Some recent reading (James Hunt & Joseph Weintraub's The Coaching Manager and Terry Bacon & Karen Spear's Adaptive Coaching) led to further thinking about the dimensions of cultural difference: What are the ways in which cultures differ? How do we measure these differences? And how do these differences affect our interpersonal relationships?
Hunt and Weintraub referenced a paper by Geert Hofstede on "Cultural Constraints in Management Theories," first published in 1993 in the Academy of Management's journal Executive (now known as Perspectives), and cursory research suggests that Hofstede has been the leading thinker on this subject since the 1970s. (A full copy of Hofstede's paper is available online.)
Hofstede joined IBM in 1965 as a trainer in the international Executive Development Department, and his work over the next 15 years formed the basis for his 1980 book Culture's Consequences: International Differences in Work-Related Values (republished most recently in 2003 as Culture's Consequences: Comparing Values, Behaviors, Institutions and Organizations across Nations.)
Hofstede initially identified four primary dimensions of cultural difference and subsequently added a fifth on the basis of further research conducted by Michael Bond. Here's a quick overview of these dimensions of difference (definitions excerpted from Geert-Hofstede.com and from Hofstede's 1993 "Cultural Constraints..." paper):
- Power Distance
The degree of inequality among people which the population of a country considers as normal: from relatively equal (that is, small power distance) to extremely unequal (large power distance). The extent to which the less powerful members of organizations and institutions (like the family) accept and expect that power is distributed unequally. This represents inequality (more versus less), but defined from below, not from above. It suggests that a society's level of inequality is endorsed by the followers as much as by the leaders.
The degree to which people in a country prefer to act as individuals rather than as members of groups. On the individualist side we find societies in which the ties between individuals are loose: everyone is expected to look after him/herself and his/her immediate family. On the collectivist side, we find societies in which people from birth onwards are integrated into strong, cohesive in-groups, often extended families (with uncles, aunts and grandparents) which continue protecting them in exchange for unquestioning loyalty. The word 'collectivism' in this sense has no political meaning: it refers to the group, not to the state.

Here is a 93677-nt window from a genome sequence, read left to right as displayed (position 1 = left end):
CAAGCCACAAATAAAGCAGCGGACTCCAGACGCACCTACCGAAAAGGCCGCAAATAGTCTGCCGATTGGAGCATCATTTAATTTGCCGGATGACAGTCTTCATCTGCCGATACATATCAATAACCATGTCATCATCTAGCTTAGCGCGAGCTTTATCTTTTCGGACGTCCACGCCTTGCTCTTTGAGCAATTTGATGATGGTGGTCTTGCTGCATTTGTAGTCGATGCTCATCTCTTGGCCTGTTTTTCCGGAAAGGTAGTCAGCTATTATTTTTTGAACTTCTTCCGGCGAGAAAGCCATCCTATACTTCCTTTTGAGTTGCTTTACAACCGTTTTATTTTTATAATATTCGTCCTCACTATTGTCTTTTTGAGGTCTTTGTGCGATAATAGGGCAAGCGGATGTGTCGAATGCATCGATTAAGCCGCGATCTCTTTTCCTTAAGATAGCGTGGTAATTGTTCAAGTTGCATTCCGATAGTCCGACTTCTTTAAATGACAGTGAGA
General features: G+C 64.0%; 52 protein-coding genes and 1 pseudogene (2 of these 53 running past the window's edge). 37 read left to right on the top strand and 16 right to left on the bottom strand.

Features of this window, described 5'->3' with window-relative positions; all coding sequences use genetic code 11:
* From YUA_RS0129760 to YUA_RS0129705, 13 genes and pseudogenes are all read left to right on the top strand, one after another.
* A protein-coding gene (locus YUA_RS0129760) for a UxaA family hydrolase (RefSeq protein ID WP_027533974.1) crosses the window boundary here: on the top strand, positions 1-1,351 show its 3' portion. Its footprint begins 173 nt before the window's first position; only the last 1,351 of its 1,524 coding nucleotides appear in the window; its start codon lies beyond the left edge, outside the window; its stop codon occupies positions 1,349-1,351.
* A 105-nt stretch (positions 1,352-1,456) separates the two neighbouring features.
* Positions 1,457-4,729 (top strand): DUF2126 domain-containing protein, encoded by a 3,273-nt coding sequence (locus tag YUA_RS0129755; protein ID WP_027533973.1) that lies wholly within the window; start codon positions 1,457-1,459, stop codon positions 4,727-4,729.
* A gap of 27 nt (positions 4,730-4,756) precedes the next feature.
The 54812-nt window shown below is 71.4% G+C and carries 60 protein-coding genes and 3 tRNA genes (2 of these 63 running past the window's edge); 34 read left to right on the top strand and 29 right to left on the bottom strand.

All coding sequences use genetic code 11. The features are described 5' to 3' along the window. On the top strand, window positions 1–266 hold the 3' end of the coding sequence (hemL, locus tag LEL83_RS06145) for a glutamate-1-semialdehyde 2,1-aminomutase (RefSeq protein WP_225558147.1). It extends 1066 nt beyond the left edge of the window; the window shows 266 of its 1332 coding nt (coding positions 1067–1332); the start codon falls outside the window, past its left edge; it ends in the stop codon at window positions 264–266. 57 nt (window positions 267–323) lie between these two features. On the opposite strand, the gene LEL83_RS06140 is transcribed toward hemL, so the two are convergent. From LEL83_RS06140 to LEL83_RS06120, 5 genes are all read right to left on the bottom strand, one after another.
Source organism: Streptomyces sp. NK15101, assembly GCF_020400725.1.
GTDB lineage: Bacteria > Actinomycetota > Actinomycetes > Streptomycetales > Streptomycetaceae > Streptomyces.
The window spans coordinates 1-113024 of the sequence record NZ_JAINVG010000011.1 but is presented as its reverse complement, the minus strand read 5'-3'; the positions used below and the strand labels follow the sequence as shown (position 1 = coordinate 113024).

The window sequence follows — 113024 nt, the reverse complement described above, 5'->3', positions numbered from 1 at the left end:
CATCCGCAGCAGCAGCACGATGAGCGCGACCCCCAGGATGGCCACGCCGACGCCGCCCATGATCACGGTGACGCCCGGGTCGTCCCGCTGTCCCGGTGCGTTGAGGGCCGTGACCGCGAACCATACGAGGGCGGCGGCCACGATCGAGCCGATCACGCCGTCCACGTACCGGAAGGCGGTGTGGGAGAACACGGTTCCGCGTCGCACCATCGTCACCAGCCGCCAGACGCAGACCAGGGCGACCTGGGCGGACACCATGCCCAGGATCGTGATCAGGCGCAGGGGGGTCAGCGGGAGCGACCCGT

The degree to which tough values like assertiveness, performance, success and competition, which in nearly all societies are associated with the role of men, prevail over tender values like the quality of life, maintaining warm personal relationships, service, care for the weak, and solidarity, which in nearly all societies are more associated with women's roles. Women's roles differ from men's roles in all countries; but in tough societies, the differences are larger than in tender ones.
- Uncertainty Avoidance
The degree to which people in a country prefer structured over unstructured situations. Structured situations are those in which there are clear rules as to how one should behave. These rules can be written down, but they can also be unwritten and imposed by tradition. In countries that score high on uncertainty avoidance, people tend to show more nervous energy, while in countries that score low, people are more easy-going. A (national) society with strong uncertainty avoidance can be called rigid; one with weak uncertainty avoidance, flexible. In countries where uncertainty avoidance is strong a feeling prevails of "what is different, is dangerous." In weak uncertainty avoidance societies, the feeling would rather be "what is different, is curious."
- Long-Term Orientation
Values associated with Long Term Orientation are thrift and perseverance; values associated with Short Term Orientation are respect for tradition, fulfilling social obligations, and protecting one's 'face'. Both the positively and the negatively rated values of this dimension are found in the teachings of Confucius, the most influential Chinese philosopher who lived around 500 B.C.; however, the dimension also applies to countries without a Confucian heritage.
Both Hunt & Weintraub and Bacon & Spear discuss a related dimension which appears to be rooted in Hofstede's work:
- High vs. Low Context
(Hunt & Weintraub) The influence of context involves the degree to which protocol and tradition dictate how communication should proceed. In high-context cultures, greater emphasis is placed on protocol, and communication tends to move from the general to the specific. In low-context cultures, communication tends to be more to the point, an approach that can come across to individuals from high-context cultures as rude.